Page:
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The Basics of Investing In Preferred Stocks

If you’ve ever done any investing at all, chances are you know what a stock is.  The kind of stock that companies most often issue is called common stock, which gives you a share in the company’s profits through dividends and/or if the price of the stock goes up. You’re also usually given voting rights, so depending on how many shares you own, you may have some ability to exercise control over corporate policy and management issues.

But there’s another type of stock, one that you may not have heard of, called preferred stock.  It looks and acts in many ways like a kind of hybrid form of common stock and bonds, but there are crucial differences.  It may be generally less volatile than common stock, but also typically has less potential for profit.  They’re designed to give you fixed, regular dividend payments, unlike the variable dividend payments sometimes offered to common stockholders.  Preferred stock shareholders also receive their dividends before common stockholders receive theirs, and these payments tend to be higher. Of course, that depends on the company’s ability to pay as promised, which is never guaranteed.

With preferred stocks, you’re generally not given voting rights, but you do have what’s known as a “higher” claim to the company’s assets. So in the event that a company declares bankruptcy and has to be liquidated, preferred stockholders are paid before common stockholders.  Keep in mind, though, that you do have to wait in line behind those who are owed taxes and wages, and after the secured and unsecured bondholders have been made whole.  Being in a senior secured position does not guarantee the safety of your principal, so make sure you’ve considered your risk tolerance before you invest.

Preferred stocks are sometimes referred to as hybrid securities because they have elements of both common stocks and bonds. They’re often issued by banks, utilities and other institutions, and they tend to behave more like fixed-income securities than commons stocks.

So even though they’re issued in shares like common stock through an initial public offering, they typically trade at a relatively stable price. Most often we see them issued at a par value of $25, and, unless they miss or cut the dividend, they may only go up or down by a dollar or two in price during their lifetime. The interest or dividend income is usually paid on a quarterly or semiannual basis, and this income is often what makes them attractive to investors. Preferred shares also resemble bonds in some respects, as their prices tend to rise and fall inversely with interest rates.

These are just a few of the basic characteristics of preferred stocks.  Some preferred shares also come with additional features that may make them more (or less) attractive to investors depending upon the current interest rate environment. The question for you is this: are preferred stocks suitable for me and my goals?  That’s an important question, and your advisor can help you navigate that path.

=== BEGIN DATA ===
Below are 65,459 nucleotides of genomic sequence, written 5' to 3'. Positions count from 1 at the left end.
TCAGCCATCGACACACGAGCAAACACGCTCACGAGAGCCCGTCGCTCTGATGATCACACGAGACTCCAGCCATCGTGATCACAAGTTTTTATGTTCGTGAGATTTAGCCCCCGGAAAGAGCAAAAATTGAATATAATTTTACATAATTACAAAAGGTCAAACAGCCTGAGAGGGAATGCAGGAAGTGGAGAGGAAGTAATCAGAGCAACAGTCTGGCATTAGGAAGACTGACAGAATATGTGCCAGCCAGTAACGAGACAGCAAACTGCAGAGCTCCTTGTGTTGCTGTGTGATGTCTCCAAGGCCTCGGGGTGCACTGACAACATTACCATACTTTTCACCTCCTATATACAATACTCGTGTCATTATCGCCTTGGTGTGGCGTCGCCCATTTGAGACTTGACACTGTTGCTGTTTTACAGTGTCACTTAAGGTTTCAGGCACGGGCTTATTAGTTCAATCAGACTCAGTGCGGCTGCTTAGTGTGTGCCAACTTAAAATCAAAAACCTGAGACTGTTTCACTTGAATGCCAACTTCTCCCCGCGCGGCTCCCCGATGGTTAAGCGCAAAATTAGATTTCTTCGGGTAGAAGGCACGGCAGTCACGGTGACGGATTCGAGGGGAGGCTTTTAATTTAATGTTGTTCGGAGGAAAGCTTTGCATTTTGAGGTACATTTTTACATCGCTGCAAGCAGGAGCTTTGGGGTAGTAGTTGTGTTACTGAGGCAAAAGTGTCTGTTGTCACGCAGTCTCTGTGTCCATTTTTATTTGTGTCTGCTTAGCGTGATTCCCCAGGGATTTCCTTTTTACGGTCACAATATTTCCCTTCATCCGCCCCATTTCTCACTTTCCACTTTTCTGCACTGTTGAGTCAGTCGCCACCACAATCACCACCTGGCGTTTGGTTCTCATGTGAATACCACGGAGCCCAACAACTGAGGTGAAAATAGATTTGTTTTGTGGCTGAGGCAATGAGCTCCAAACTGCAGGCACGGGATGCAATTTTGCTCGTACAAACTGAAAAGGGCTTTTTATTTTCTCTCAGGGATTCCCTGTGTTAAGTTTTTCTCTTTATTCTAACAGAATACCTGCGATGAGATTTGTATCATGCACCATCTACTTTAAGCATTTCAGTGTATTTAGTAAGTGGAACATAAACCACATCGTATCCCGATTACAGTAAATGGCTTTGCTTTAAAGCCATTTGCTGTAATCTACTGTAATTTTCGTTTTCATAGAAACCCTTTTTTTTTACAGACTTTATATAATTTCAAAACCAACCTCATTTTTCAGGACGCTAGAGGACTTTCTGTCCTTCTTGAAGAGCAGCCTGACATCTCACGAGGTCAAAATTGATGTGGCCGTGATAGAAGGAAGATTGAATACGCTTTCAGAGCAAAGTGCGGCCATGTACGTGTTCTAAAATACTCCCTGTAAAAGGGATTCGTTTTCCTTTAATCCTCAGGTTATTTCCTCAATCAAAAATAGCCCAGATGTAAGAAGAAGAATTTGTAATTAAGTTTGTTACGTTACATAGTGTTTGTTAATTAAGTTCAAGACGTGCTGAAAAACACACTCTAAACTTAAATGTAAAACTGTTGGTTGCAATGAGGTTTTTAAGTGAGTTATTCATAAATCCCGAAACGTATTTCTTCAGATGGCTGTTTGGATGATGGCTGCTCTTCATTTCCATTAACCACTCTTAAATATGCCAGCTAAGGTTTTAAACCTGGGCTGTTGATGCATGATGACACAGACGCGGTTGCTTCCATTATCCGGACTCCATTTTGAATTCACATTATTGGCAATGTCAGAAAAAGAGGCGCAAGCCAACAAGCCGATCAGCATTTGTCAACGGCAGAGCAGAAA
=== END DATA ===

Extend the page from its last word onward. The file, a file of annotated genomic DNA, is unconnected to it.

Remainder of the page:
Bridge the Income Gap with Preferred Stocks

Important Information:

Information presented should not be considered specific tax, legal, or investment advice. You should always seek counsel of the appropriate advisor prior to making any investment decision. All investments are subject to risk including the loss of principal. This material was gathered from sources believed to be reliable, however, its accuracy cannot be guaranteed.

No client or prospective client should assume that the information contained herein (or any component thereof) serves as the receipt of, or a substitute for, personalized advice from Lucia Capital Group, its investment adviser representatives, affiliates or any other investment professional.

It is important to keep in mind that investments in fixed income products are subject to liquidity (or market) risk, interest rate risk (bonds ordinarily decline in price when interest rates rise and rise in price when interest rates fall), financial (or credit) risk, inflation (or purchasing power) risk and special tax liabilities. Interest may be subject to the alternative minimum tax. Treasury securities are backed by full faith and credit of the U. S. Government but are subject to inflation risk.

Rick Plum is a registered representative of, and offer securities through, Lucia Securities, LLC, a registered broker/dealer, member FINRA/SIPC. Advisory services offered through Lucia Capital Group, a registered investment advisor, and an affiliate of Lucia Securities, LLC. Registration with the SEC does not imply a certain level of skill or training.

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